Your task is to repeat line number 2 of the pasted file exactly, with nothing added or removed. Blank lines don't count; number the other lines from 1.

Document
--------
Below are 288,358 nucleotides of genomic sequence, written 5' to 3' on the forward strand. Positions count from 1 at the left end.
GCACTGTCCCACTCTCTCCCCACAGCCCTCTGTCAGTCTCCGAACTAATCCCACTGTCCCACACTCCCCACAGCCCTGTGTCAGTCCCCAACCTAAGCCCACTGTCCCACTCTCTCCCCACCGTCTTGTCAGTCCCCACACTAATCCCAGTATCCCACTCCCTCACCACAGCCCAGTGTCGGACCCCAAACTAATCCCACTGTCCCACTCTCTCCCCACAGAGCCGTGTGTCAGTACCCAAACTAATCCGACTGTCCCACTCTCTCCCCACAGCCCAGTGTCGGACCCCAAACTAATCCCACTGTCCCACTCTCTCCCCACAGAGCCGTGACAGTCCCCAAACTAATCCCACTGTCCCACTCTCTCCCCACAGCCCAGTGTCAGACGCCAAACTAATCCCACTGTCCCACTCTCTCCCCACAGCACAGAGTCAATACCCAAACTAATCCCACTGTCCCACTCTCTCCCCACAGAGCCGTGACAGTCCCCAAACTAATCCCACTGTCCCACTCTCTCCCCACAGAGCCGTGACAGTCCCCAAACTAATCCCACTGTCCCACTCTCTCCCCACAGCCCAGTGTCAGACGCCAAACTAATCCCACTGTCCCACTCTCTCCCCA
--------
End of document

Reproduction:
GCACTGTCCCACTCTCTCCCCACAGCCCTCTGTCAGTCTCCGAACTAATCCCACTGTCCCACACTCCCCACAGCCCTGTGTCAGTCCCCAACCTAAGCCCACTGTCCCACTCTCTCCCCACCGTCTTGTCAGTCCCCACACTAATCCCAGTATCCCACTCCCTCACCACAGCCCAGTGTCGGACCCCAAACTAATCCCACTGTCCCACTCTCTCCCCACAGAGCCGTGTGTCAGTACCCAAACTAATCCGACTGTCCCACTCTCTCCCCACAGCCCAGTGTCGGACCCCAAACTAATCCCACTGTCCCACTCTCTCCCCACAGAGCCGTGACAGTCCCCAAACTAATCCCACTGTCCCACTCTCTCCCCACAGCCCAGTGTCAGACGCCAAACTAATCCCACTGTCCCACTCTCTCCCCACAGCACAGAGTCAATACCCAAACTAATCCCACTGTCCCACTCTCTCCCCACAGAGCCGTGACAGTCCCCAAACTAATCCCACTGTCCCACTCTCTCCCCACAGAGCCGTGACAGTCCCCAAACTAATCCCACTGTCCCACTCTCTCCCCACAGCCCAGTGTCAGACGCCAAACTAATCCCACTGTCCCACTCTCTCCCCA